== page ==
Two crewmembers continue to remain missing after a barge sank in the busy Rhine River this week. A part of the river, one of the busiest waterways in Europe, was closed to shipping traffic soon after the accident.
The barge contained more than 2,400 tons of sulfuric acid when it went down. Two of the four crew members including a German and a Czech, remain missing. The sinking occurred close to the town of Sankt Goarshausen, about 90 miles south of Koblenz. The barge had been transporting the acid from the headquarters of the chemical plant BASF to another facility in Antwerp Belgium.
So far, the causes of the accident are unknown. The sinking occurred at a spot that has seen several such maritime accidents over the past few years. The accident occurred on a narrow bend of the river that is known for its strong currents and rocky bottom.
Meanwhile, the barge accident is likely to translate into heavy financial losses for the European shipping industry. The Rhine River is expected to stay shut for the next three days, as authorities try to secure the barge. Hundreds of vessels will now be forced to seek alternative routes. Even before the accident, high water levels in the Rhine had already led to authorities closing down the river for a few days. The river handles about 120 million metric tons of cargo every year.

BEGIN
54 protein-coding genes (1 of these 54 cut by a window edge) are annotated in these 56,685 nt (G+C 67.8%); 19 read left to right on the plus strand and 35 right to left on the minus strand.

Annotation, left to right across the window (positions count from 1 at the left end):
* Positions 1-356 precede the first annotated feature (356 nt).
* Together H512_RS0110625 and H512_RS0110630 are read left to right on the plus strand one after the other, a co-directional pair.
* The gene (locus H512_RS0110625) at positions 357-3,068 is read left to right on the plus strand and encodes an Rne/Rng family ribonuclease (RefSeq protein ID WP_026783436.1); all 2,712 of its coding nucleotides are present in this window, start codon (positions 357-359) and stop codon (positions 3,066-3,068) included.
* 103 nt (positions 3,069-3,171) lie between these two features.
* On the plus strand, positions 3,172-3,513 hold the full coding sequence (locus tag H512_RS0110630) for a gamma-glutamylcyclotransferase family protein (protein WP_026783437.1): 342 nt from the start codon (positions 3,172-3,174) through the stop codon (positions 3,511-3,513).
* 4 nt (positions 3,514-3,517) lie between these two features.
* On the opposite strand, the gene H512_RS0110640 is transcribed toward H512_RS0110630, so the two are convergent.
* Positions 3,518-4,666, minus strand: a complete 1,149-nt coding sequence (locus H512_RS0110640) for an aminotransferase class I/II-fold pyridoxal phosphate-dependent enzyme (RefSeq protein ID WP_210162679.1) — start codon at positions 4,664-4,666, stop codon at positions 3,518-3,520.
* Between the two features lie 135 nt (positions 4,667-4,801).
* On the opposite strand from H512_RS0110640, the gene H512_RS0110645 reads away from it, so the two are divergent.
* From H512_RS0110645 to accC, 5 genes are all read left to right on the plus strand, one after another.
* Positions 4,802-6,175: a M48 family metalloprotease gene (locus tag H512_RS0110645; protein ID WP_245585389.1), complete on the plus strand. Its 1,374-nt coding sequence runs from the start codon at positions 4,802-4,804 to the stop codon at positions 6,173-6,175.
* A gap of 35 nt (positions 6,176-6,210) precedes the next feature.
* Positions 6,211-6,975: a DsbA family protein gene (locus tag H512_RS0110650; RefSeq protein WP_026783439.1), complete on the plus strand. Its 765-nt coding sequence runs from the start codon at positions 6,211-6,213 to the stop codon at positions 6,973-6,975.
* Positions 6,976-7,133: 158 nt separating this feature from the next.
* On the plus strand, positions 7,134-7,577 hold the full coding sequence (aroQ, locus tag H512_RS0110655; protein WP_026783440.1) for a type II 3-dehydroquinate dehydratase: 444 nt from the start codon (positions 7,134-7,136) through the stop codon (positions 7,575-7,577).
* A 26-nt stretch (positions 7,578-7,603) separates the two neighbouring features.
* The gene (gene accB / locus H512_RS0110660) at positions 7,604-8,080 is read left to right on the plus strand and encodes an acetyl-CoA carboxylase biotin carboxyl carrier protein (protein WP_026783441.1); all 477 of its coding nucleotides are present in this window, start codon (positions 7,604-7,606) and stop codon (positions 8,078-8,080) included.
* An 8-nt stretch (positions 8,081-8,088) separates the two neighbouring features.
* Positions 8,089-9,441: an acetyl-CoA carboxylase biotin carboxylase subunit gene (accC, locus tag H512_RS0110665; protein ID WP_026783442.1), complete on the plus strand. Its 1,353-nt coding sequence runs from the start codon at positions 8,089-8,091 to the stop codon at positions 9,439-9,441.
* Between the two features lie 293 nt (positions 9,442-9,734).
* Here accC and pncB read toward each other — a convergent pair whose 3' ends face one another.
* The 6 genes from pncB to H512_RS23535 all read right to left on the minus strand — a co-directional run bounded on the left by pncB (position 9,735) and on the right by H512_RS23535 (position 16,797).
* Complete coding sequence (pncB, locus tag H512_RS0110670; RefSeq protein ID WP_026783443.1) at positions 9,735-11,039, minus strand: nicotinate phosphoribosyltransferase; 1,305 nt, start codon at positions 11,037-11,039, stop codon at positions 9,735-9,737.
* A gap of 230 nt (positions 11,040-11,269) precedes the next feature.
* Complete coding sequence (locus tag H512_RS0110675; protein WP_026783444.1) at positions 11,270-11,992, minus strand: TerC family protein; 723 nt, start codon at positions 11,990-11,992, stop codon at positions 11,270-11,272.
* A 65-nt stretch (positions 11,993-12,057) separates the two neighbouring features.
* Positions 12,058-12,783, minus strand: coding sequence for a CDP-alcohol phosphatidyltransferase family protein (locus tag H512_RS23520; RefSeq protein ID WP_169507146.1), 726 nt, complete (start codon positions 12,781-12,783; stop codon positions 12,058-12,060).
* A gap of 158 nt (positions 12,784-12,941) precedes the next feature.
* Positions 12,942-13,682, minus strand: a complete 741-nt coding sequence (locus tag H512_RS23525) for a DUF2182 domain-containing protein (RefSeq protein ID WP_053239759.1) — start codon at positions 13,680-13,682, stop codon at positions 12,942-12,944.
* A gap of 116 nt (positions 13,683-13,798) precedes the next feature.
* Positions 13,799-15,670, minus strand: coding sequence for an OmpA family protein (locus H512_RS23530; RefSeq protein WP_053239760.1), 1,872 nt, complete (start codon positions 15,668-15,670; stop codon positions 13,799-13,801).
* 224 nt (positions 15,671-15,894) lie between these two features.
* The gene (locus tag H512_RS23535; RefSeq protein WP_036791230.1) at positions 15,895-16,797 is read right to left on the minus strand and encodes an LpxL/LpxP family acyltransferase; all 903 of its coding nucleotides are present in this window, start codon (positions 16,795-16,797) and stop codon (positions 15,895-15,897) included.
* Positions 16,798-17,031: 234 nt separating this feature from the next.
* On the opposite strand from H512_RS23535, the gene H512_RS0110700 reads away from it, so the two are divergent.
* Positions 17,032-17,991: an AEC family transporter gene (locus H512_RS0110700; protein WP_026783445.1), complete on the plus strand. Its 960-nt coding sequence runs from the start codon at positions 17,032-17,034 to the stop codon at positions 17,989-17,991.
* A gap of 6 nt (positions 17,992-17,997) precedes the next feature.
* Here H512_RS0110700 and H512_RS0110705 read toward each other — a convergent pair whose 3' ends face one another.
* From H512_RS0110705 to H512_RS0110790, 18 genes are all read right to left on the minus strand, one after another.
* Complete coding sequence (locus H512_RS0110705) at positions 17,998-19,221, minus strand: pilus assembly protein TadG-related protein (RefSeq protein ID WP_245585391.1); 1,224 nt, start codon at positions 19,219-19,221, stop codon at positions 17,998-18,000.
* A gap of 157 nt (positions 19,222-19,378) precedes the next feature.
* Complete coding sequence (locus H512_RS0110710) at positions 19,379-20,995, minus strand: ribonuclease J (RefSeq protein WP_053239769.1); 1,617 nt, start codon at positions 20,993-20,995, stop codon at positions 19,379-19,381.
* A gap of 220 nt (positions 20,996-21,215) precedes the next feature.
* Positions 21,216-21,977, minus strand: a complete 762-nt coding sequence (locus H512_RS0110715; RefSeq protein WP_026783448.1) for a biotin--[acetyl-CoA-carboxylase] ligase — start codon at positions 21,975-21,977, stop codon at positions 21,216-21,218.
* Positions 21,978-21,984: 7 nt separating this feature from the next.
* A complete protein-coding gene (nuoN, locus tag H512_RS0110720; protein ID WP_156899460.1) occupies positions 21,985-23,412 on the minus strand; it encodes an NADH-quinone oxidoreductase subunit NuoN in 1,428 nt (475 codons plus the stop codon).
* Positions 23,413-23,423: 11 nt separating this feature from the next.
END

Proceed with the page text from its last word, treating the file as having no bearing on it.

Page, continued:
Four cranes have now been employed to move the sunken barge. Initially, authorities had believed it possible for a few barges to start moving past the accident site, but that changed when it was found that the sunken barge would likely slip into a 16-foot deep ditch formed after the accident.